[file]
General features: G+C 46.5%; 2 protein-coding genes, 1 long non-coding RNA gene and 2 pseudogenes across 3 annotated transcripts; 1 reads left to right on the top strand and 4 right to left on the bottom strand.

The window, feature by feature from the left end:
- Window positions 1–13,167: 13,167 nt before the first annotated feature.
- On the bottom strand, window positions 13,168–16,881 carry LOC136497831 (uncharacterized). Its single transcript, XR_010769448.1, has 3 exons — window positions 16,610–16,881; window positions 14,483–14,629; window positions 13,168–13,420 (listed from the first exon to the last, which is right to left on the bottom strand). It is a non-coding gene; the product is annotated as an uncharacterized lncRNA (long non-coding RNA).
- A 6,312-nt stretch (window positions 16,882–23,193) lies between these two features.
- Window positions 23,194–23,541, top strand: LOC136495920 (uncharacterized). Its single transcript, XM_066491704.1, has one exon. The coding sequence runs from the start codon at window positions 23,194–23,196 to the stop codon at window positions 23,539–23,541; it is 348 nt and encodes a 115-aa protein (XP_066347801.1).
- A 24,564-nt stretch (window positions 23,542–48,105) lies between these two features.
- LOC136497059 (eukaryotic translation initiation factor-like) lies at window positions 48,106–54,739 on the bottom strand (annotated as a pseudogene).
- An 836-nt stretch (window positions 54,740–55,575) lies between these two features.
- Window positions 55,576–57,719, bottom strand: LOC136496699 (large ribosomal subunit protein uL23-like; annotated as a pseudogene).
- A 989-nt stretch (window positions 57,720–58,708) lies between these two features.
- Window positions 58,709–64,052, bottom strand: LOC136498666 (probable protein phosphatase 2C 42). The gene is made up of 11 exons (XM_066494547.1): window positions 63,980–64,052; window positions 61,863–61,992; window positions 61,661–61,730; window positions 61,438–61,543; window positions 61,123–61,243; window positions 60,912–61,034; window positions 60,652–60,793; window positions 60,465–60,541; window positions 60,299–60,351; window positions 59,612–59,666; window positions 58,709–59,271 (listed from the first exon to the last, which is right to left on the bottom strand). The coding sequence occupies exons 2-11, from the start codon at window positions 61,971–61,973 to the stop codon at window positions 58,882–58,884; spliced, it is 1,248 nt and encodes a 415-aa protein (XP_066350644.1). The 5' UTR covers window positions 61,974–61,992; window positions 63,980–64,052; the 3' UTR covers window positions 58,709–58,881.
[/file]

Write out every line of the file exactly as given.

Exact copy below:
General features: G+C 46.5%; 2 protein-coding genes, 1 long non-coding RNA gene and 2 pseudogenes across 3 annotated transcripts; 1 reads left to right on the top strand and 4 right to left on the bottom strand.

The window, feature by feature from the left end:
- Window positions 1–13,167: 13,167 nt before the first annotated feature.
- On the bottom strand, window positions 13,168–16,881 carry LOC136497831 (uncharacterized). Its single transcript, XR_010769448.1, has 3 exons — window positions 16,610–16,881; window positions 14,483–14,629; window positions 13,168–13,420 (listed from the first exon to the last, which is right to left on the bottom strand). It is a non-coding gene; the product is annotated as an uncharacterized lncRNA (long non-coding RNA).
- A 6,312-nt stretch (window positions 16,882–23,193) lies between these two features.
- Window positions 23,194–23,541, top strand: LOC136495920 (uncharacterized). Its single transcript, XM_066491704.1, has one exon. The coding sequence runs from the start codon at window positions 23,194–23,196 to the stop codon at window positions 23,539–23,541; it is 348 nt and encodes a 115-aa protein (XP_066347801.1).
- A 24,564-nt stretch (window positions 23,542–48,105) lies between these two features.
- LOC136497059 (eukaryotic translation initiation factor-like) lies at window positions 48,106–54,739 on the bottom strand (annotated as a pseudogene).
- An 836-nt stretch (window positions 54,740–55,575) lies between these two features.
- Window positions 55,576–57,719, bottom strand: LOC136496699 (large ribosomal subunit protein uL23-like; annotated as a pseudogene).
- A 989-nt stretch (window positions 57,720–58,708) lies between these two features.
- Window positions 58,709–64,052, bottom strand: LOC136498666 (probable protein phosphatase 2C 42). The gene is made up of 11 exons (XM_066494547.1): window positions 63,980–64,052; window positions 61,863–61,992; window positions 61,661–61,730; window positions 61,438–61,543; window positions 61,123–61,243; window positions 60,912–61,034; window positions 60,652–60,793; window positions 60,465–60,541; window positions 60,299–60,351; window positions 59,612–59,666; window positions 58,709–59,271 (listed from the first exon to the last, which is right to left on the bottom strand). The coding sequence occupies exons 2-11, from the start codon at window positions 61,971–61,973 to the stop codon at window positions 58,882–58,884; spliced, it is 1,248 nt and encodes a 415-aa protein (XP_066350644.1). The 5' UTR covers window positions 61,974–61,992; window positions 63,980–64,052; the 3' UTR covers window positions 58,709–58,881.